A new review paper, which takes a broad view of research developments in a field, has suggested that the circadian rhythm - the cycle that aligns an organism's physiology with the cycle of the day - can influence the diagnosis, development, and treatment of cancer. This report has outlined various ways that the process of testing patients for cancer and the timing of therapeutic applications could boost their accuracy and success. The work has been published in Trends in Cell Biology.
The circadian rhythm regulates many cellular functions that have been connected to the progression of cancer, and there may be ways to exploit those connections to fight cancer metastasis, noted the study authors. The circadian rhythm coordinates a variety of different physiological processes, and can impact gene expression, cell repair, and the function of the immune system.
Disruptions in the circadian rhythm in people, such as individuals who do shift work or have erratic sleep patterns, have been associated with detrimental health effects and an increase in the likelihood of certain diseases. Circadian rhythms have also been shown to affect tumor growth and the progression and metastasis of cancer.
Cancer is deadliest when it metastasizes; when cells from the primary site of cancer break away, migrate to other parts of the body and cause cancer in other locations. Research has shown that the movement of cells away from that primary site follows a daily cyclical pattern, and these cycles vary depending on the type of cancer. Breast cancer, for example, is most likely to metastasize at night, while prostate cancer or multiple myeloma are more likely to metastasize at other times.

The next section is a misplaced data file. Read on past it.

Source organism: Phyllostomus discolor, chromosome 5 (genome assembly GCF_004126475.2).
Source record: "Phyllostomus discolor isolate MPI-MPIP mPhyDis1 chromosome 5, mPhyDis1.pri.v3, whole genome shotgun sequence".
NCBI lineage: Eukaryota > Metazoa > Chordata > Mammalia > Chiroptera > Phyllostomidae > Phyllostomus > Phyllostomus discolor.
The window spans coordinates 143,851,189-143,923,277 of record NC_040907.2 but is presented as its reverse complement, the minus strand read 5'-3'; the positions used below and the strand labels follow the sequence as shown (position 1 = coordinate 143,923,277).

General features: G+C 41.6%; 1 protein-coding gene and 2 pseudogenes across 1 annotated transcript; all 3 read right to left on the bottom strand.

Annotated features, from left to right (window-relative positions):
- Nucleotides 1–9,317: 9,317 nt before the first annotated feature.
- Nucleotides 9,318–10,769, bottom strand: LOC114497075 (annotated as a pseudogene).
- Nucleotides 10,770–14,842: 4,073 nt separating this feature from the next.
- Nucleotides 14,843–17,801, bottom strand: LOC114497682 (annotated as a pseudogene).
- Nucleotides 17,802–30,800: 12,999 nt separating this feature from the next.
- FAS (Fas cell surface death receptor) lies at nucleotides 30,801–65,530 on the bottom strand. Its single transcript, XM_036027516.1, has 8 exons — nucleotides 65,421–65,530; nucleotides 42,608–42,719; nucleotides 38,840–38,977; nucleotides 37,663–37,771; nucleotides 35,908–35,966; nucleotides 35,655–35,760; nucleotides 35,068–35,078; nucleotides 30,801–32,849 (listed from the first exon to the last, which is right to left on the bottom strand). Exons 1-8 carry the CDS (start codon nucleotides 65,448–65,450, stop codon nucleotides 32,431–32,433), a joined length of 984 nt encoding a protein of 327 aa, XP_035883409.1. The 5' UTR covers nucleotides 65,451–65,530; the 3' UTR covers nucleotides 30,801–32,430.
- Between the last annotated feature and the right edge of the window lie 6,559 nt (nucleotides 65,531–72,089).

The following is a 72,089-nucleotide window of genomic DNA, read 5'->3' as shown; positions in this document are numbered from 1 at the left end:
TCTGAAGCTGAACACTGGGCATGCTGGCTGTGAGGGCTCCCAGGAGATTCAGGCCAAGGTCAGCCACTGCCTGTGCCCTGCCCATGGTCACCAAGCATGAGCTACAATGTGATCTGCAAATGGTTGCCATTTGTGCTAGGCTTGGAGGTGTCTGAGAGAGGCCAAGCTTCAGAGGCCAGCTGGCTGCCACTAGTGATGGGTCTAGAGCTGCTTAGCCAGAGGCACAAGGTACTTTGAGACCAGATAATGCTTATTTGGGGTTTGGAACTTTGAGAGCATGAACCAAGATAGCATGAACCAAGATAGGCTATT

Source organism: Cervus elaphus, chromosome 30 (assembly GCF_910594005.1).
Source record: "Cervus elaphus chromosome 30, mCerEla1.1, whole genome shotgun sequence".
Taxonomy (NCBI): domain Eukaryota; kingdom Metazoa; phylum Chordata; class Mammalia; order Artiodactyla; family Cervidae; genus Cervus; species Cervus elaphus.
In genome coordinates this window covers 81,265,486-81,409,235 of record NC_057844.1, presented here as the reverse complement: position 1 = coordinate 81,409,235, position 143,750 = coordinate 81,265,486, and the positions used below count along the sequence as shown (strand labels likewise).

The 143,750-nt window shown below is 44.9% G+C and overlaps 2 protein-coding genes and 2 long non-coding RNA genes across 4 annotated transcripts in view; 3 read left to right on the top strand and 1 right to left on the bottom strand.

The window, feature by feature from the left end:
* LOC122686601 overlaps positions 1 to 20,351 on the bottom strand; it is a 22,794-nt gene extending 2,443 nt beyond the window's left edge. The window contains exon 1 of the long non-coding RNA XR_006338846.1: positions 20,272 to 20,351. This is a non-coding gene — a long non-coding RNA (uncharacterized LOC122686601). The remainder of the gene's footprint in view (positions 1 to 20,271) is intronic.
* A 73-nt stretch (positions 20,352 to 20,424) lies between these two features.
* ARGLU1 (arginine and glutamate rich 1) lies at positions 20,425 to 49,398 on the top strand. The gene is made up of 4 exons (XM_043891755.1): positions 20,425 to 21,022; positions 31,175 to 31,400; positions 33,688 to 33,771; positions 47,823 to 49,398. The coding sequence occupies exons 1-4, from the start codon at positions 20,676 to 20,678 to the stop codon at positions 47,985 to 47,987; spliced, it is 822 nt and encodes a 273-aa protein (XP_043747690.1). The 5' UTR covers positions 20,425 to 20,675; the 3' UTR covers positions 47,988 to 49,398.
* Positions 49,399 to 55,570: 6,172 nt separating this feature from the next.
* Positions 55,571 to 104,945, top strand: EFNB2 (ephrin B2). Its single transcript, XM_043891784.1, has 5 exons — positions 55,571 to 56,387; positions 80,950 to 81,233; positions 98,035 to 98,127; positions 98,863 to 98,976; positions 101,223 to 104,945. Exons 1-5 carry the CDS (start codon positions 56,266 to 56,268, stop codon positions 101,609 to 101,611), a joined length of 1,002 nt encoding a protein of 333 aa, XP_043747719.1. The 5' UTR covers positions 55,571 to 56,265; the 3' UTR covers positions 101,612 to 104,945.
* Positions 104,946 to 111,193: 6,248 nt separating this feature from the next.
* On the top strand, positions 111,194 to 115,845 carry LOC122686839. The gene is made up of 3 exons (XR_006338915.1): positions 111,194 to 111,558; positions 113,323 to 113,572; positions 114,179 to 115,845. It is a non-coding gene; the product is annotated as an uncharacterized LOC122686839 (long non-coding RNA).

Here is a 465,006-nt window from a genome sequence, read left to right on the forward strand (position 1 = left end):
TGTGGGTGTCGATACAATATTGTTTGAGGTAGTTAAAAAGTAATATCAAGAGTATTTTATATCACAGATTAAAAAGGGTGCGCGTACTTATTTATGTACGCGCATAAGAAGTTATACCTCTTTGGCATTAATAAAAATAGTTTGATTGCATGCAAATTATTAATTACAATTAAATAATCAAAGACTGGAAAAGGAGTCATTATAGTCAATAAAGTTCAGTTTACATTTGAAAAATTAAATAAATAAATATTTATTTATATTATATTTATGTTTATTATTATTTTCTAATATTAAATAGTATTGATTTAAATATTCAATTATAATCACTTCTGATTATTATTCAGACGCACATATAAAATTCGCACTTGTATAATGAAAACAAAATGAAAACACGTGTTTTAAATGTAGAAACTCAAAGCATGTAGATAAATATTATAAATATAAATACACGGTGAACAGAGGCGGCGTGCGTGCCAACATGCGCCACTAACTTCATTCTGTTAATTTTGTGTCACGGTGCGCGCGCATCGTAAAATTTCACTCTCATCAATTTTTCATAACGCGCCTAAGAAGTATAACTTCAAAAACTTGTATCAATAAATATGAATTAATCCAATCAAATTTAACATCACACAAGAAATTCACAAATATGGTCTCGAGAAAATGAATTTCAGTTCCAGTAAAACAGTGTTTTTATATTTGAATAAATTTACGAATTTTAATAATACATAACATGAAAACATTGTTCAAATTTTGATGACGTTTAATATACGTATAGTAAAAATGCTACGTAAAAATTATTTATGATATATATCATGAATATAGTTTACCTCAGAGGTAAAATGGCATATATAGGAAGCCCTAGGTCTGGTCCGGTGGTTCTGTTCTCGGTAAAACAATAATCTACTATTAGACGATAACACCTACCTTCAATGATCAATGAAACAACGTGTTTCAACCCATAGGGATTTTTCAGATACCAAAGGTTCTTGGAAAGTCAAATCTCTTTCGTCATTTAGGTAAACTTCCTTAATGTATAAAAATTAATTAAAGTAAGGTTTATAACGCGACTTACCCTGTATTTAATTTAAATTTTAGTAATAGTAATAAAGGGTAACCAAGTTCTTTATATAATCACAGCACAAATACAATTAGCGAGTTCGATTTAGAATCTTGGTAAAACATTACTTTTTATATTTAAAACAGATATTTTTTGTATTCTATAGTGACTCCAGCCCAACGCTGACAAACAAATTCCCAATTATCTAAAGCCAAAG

In this study, the researchers noted that we could leverage that information to optimize chemotherapy and immunotherapy treatments, an approach known as chronotherapy.
Clinical studies have indicated that the severity of treatment side effects can be reduced with chronotherapy, while also impacting treatment effectiveness. We should be using this knowledge to a patient's advantage, noted the study authors.
A recent report found that when melanoma patients got their immunotherapy drugs before 4:30 PM, they were almost twice as likely to survive compared to patients who were treated later in the day. The optimal time of treatment would depend on the type of cancer and therapy being used, and could also be affected by patient characteristics, including their genetic background.
The diagnosis of cancer could also be more accurate with a timed approach, because cancer cells generate proteins at different rates during the day. Some of those differentially expressed proteins are also used as diagnostic markers. The chance of a misdiagnosis might be reduced by collecting and testing patient samples whenever these proteins are known reach their highest levels during the day.
Sources: Cell Press, Trends in Cell Biology